The Way We Were: Joan Dismore

The Way We Were: Joan Dismore
Joan Dismore

Joan Dismore has lived a life abundant in love and experience.

“It’s a lot of life to cover since I’m the big 9-0,” she said. “When I look back, I never probably could have imagined all the things that I was able to do,” Dismore said. “I had a lot of different experiences.”

Dismore’s mother died when she was 4 years old, and she was raised by her Aunt Isabelle, whom she affectionately called “Diddy” because she couldn’t pronounce Izzy.

“I knew her more than I knew my mother,” she said. “She’s the mother that I remember.”

Despite losing her mother, she had a large family and people around who cared for her and her sister, Nancy.

“I always had love around and never felt lonely,” Dismore recalled.

Her grandfather was a train engineer, so they lived close to the train tracks on Hendricks Avenue. She and her sister grew up in a house right across from Landon High School where they would watch the band practice in the park.

The girls spent every summer with their Uncle Joe and Aunt Helen in Raiford. He was the assistant superintendent of the penitentiary, and they lived in the prison.

“My friends would jokingly ask, ‘Are you going to prison again?’” Dismore said. “You had to be careful, but you knew everyone was watching out for you.”

Her aunt kept her busy, teaching her a love for sewing. The couple had chickens and they used the cloth feed bags as the material for Dismore to learn to sew on. From flowers to squares, Dismore got to pick out the feed bags with the prettiest patterns. There was always something to do those days, she said. Dismore’s sewing talents continued as an adult, as she sewed suits and other outfits for her children.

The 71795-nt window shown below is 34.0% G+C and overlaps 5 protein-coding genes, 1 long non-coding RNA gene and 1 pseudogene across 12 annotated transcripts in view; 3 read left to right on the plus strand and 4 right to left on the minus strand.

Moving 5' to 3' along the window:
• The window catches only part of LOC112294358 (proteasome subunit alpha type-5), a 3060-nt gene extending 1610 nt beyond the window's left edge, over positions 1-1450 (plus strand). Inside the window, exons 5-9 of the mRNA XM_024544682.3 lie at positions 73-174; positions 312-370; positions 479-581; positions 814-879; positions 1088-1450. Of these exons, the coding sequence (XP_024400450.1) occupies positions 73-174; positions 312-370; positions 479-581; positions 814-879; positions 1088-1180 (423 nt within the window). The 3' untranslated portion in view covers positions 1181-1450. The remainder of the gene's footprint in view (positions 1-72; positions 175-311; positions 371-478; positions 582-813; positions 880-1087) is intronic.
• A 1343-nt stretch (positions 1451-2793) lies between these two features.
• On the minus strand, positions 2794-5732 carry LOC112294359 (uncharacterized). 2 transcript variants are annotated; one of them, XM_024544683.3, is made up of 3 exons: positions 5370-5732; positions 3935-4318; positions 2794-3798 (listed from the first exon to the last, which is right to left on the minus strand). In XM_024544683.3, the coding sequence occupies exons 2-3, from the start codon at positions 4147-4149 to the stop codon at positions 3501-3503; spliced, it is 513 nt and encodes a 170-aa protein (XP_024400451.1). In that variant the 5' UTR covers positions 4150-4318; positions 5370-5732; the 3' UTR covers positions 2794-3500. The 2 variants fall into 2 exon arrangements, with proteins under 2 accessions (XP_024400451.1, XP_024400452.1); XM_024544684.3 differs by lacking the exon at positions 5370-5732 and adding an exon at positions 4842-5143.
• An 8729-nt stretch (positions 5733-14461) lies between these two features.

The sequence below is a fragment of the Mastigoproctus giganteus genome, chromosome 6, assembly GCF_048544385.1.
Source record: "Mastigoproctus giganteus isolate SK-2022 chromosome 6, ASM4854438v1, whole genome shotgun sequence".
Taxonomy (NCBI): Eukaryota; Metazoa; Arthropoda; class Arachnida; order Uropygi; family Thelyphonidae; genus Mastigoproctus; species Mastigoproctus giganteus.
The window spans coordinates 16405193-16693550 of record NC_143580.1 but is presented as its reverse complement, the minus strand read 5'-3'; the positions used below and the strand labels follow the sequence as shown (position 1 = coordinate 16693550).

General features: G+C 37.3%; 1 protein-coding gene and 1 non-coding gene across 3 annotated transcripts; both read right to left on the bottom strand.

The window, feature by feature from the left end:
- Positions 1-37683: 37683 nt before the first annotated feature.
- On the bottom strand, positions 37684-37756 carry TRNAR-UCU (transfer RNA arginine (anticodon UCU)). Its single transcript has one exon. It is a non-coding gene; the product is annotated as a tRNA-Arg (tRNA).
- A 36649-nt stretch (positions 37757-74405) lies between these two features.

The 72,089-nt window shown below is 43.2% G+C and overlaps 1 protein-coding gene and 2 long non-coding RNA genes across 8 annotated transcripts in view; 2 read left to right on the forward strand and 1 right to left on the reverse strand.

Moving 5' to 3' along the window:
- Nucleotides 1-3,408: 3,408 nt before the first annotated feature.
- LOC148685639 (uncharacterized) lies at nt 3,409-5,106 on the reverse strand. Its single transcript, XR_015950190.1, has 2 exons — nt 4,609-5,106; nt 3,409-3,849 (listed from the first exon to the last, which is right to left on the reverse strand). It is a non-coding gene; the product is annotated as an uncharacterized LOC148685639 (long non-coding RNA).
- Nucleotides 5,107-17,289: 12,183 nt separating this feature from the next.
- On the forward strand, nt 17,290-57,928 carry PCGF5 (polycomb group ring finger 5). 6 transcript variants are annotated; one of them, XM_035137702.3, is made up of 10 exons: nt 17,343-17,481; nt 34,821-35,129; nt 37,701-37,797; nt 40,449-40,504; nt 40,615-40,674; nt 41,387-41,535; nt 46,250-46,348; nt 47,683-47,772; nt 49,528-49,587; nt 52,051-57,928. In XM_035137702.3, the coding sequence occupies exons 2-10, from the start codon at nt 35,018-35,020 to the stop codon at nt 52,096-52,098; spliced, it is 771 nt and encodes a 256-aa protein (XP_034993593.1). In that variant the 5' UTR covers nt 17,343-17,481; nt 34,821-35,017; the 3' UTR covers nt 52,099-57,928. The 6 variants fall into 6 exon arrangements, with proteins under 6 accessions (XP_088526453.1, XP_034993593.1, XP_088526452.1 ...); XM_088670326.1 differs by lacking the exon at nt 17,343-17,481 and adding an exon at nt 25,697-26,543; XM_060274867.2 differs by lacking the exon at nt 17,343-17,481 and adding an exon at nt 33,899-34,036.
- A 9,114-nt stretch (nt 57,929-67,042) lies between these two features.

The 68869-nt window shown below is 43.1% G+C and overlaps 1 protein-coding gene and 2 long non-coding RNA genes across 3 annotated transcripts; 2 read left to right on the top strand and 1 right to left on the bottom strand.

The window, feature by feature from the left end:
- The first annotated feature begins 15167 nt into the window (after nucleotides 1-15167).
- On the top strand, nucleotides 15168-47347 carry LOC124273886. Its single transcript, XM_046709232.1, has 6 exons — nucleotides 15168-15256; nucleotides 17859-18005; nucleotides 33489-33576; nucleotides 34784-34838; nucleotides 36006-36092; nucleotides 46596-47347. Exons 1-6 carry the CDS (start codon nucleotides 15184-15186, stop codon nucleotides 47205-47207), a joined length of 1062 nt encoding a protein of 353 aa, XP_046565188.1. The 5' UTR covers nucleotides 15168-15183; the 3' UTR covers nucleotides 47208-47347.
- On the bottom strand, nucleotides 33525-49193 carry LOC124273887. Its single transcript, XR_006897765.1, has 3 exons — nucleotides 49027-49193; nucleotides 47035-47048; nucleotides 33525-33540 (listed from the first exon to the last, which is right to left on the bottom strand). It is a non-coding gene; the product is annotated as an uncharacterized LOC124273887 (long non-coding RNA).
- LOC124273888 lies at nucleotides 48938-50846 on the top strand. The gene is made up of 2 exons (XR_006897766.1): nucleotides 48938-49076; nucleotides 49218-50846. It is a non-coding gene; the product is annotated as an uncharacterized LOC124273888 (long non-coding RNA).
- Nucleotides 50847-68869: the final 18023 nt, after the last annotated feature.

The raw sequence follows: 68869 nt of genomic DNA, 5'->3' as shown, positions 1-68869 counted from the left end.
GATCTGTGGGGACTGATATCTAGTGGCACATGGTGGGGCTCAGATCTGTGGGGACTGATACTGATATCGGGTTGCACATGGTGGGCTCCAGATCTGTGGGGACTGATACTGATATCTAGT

“[Aunt Helen] always used to say idle hands were the devil’s work,” said Dismore.

One of her favorite things to do as a child growing up in Jacksonville was attending the San Marco Theatre. Watching a movie and grabbing a sweet snack was a real treat for her and her sister. It cost 9 cents back then to watch a movie.

“We were frugal, but we managed to get the sweets anyways,” she said.

Dismore, who, along with her husband, were previous members of the Florida Yacht Club, has always loved being around the water. She was a Girl Scout Mariner in high school at St. Joseph’s Catholic High School in Springfield and had to pass numerous tests to be a member. To her, it “seemed more interesting than the plain old scouts.” One amazing adventure she had as a mariner was a two-week trip on a 72-foot sailboat to Nassau, Bahamas.

“We were the crew,” she said. “We stood watch at night, and we did everything.”

While in high school, she also had the opportunity to attend Florida Girls State. She stayed on campus at Florida State University (FSU) and fell in love with the school. When she received a teaching scholarship, deciding to attend FSU was an easy choice for her. While there, she joined the Kappa Delta sorority to meet people and still keeps in touch with many of those sorority sisters.